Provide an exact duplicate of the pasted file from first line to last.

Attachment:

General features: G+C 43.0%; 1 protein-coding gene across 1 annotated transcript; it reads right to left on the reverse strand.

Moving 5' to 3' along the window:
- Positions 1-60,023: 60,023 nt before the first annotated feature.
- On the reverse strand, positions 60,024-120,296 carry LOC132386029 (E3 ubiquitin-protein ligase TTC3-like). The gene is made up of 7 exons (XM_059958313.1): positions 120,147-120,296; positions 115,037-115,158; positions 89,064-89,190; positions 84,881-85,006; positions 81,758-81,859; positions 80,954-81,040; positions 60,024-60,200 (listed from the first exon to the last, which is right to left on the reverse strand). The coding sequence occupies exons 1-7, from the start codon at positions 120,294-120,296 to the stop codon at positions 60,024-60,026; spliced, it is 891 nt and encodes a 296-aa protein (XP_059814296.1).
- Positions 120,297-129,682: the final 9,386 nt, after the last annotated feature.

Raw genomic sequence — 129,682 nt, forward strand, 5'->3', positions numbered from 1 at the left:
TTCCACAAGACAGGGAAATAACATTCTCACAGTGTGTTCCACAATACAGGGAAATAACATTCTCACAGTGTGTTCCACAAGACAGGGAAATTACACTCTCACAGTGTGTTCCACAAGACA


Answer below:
General features: G+C 43.0%; 1 protein-coding gene across 1 annotated transcript; it reads right to left on the reverse strand.

Moving 5' to 3' along the window:
- Positions 1-60,023: 60,023 nt before the first annotated feature.
- On the reverse strand, positions 60,024-120,296 carry LOC132386029 (E3 ubiquitin-protein ligase TTC3-like). The gene is made up of 7 exons (XM_059958313.1): positions 120,147-120,296; positions 115,037-115,158; positions 89,064-89,190; positions 84,881-85,006; positions 81,758-81,859; positions 80,954-81,040; positions 60,024-60,200 (listed from the first exon to the last, which is right to left on the reverse strand). The coding sequence occupies exons 1-7, from the start codon at positions 120,294-120,296 to the stop codon at positions 60,024-60,026; spliced, it is 891 nt and encodes a 296-aa protein (XP_059814296.1).
- Positions 120,297-129,682: the final 9,386 nt, after the last annotated feature.

Raw genomic sequence — 129,682 nt, forward strand, 5'->3', positions numbered from 1 at the left:
TTCCACAAGACAGGGAAATAACATTCTCACAGTGTGTTCCACAATACAGGGAAATAACATTCTCACAGTGTGTTCCACAAGACAGGGAAATTACACTCTCACAGTGTGTTCCACAAGACA